DAVAO CITY (MindaNews/17 August) – Four months after its submission to Malacanang (Office of the President), the draft Bangsamoro Basic Law (BBL), reviewed and now “mutually acceptable” to government (GPH) and the Moro Islamic Liberation Front (MILF), is finally on its way to Congress but it’s a race against time with only less than 50 session days left until December 31, 2014, the Aquino administration’s target for passage of the law.
The final draft of the BBL will be submitted to President Aquino “before end of next week” and to Congress “before end of the month), Presidential Adviser on the Peace Process Teresita Quintos-Deles told MindaNews on Friday afternoon, after the GPH and MIFL issued a joint statement that that they had “concluded discussions” on the remaining unresolved issues of the BBL.
The Joint Statement, signed by Executive Secretary Paquito Ochoa and Moro Islamic Liberation Front (MILF) chair Mohagher Iqbal who signed as chair of the Bangsmaoro Transition Commission (BTC), the body tasked to draft the Basic Law, was issued August 15, exactly 138 days to the end of the year, the target date for passage of the BBL.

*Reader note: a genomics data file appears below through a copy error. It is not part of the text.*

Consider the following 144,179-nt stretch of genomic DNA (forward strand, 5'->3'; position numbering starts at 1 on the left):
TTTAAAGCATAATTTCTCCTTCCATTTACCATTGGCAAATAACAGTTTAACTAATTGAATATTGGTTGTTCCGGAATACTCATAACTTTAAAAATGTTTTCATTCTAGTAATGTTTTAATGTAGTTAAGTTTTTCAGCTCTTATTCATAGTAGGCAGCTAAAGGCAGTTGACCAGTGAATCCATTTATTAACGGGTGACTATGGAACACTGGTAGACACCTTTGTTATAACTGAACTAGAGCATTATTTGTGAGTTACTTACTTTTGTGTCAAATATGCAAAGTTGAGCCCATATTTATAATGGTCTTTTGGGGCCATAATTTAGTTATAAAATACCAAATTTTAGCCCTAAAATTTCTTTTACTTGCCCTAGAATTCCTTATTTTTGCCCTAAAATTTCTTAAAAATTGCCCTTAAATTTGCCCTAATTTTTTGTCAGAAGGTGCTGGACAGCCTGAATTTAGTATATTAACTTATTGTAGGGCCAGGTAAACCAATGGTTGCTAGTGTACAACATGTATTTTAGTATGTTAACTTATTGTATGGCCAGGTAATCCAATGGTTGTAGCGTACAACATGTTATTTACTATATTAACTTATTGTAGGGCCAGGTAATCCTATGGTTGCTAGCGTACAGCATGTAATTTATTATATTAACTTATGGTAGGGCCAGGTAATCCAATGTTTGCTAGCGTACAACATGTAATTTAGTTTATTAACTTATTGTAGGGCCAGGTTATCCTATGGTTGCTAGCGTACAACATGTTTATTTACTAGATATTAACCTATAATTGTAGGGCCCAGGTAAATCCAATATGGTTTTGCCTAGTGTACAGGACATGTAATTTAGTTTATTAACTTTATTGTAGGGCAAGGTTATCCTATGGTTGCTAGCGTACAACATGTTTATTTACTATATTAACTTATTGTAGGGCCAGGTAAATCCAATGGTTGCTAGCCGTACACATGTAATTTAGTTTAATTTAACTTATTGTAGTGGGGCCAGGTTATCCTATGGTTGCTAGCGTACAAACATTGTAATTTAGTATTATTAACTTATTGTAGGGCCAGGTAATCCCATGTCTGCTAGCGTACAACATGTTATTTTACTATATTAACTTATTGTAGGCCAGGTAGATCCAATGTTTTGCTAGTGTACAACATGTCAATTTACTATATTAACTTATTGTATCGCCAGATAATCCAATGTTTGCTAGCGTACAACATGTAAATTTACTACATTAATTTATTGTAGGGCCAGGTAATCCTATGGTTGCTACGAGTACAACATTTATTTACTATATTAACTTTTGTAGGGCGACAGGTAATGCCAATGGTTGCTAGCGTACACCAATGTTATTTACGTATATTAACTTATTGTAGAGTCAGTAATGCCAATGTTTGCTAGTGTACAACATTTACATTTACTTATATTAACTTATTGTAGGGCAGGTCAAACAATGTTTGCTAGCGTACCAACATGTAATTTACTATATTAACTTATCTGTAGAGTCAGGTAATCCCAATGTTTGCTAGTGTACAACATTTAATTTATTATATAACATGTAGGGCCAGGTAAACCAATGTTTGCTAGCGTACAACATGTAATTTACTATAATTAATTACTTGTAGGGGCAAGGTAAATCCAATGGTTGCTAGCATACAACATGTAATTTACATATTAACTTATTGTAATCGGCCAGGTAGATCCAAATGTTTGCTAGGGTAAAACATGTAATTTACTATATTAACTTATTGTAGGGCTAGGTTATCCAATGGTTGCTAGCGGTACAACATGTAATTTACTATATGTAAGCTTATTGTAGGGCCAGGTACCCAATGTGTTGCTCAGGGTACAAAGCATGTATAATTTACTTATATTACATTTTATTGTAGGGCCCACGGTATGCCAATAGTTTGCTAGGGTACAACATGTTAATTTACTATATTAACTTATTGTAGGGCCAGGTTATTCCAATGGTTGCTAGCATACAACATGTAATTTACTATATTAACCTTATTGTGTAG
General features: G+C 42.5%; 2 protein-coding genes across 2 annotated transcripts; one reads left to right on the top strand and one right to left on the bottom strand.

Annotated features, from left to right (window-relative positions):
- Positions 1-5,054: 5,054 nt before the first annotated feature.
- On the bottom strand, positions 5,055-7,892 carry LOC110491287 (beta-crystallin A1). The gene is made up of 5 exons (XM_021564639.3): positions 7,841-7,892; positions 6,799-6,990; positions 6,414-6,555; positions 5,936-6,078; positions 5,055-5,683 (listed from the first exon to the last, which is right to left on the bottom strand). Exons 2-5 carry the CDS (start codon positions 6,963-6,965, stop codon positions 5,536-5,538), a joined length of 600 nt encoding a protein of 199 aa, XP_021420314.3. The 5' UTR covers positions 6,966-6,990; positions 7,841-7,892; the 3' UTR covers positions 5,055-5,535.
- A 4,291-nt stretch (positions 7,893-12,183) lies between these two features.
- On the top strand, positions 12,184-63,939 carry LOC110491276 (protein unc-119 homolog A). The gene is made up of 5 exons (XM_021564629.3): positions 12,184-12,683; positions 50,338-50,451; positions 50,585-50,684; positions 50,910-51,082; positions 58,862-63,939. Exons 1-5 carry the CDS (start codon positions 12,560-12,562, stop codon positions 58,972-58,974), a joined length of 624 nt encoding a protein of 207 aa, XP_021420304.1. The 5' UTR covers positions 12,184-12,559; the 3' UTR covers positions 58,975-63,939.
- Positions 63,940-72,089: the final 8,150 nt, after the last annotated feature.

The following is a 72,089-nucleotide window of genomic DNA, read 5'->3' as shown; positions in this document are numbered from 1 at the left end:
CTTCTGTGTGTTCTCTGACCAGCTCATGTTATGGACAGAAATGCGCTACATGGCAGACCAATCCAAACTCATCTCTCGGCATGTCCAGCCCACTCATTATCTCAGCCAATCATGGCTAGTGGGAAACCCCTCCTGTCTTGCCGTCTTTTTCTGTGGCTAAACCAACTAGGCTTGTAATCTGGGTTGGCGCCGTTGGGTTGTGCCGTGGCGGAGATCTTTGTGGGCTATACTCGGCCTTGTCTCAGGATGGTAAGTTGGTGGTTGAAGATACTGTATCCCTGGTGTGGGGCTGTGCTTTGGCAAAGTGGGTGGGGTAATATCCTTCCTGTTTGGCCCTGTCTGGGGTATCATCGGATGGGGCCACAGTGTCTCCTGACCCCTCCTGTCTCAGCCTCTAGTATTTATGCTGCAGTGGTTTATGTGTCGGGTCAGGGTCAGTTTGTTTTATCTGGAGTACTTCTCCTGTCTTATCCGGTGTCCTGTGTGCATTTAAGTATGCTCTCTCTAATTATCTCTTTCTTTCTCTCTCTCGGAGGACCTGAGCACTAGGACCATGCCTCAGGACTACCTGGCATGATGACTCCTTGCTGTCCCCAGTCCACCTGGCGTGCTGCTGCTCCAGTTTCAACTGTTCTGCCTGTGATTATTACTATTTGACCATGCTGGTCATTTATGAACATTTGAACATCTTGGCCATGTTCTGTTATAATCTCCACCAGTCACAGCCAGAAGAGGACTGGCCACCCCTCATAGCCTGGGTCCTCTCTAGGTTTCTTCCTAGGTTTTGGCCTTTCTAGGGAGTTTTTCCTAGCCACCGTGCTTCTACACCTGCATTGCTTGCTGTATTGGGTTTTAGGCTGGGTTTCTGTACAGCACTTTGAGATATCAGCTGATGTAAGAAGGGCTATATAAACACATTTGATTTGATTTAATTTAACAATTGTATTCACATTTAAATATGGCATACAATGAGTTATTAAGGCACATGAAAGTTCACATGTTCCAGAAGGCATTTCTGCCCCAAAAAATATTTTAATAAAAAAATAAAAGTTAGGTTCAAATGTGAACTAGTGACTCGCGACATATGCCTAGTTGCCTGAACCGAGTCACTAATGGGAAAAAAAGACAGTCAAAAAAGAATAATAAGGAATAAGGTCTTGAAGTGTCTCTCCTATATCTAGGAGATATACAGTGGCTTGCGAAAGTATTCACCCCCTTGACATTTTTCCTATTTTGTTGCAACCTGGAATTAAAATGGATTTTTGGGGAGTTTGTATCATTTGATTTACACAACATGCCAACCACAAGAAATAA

President Benigno Simeon Aquino III was supposed to have certified the bill as “urgent” when he delivered his State of the Nation Address (SONA) on July 28 but by then, the peace panels to whom the BTC in a July 3 resolution, elevated its concerns on the Malacanang-proposed revisions to its draft, had not succeeded in coming up with a “mutually acceptable” draft.
In last year’s SONA, the President urged Congress to pass the Bangsamoro Basic Law by yearend 2014 to allow enough time for the transition period before the election of the first set of officials of the Bangsamoro government in May 2016. The Bangsamoro, according to the GPH-MILF roadmap, should be in place by June 30, 2016, the same day President Aquino ends his six-year term.
In his SONA on July 28, Aquino said: “if we are able to legislate the Bangsamoro Basic Law before the end of the year and conduct the necessary plebiscite, we will be able to give the Bangsamoro Transition Authority one and a half years to show positive change.”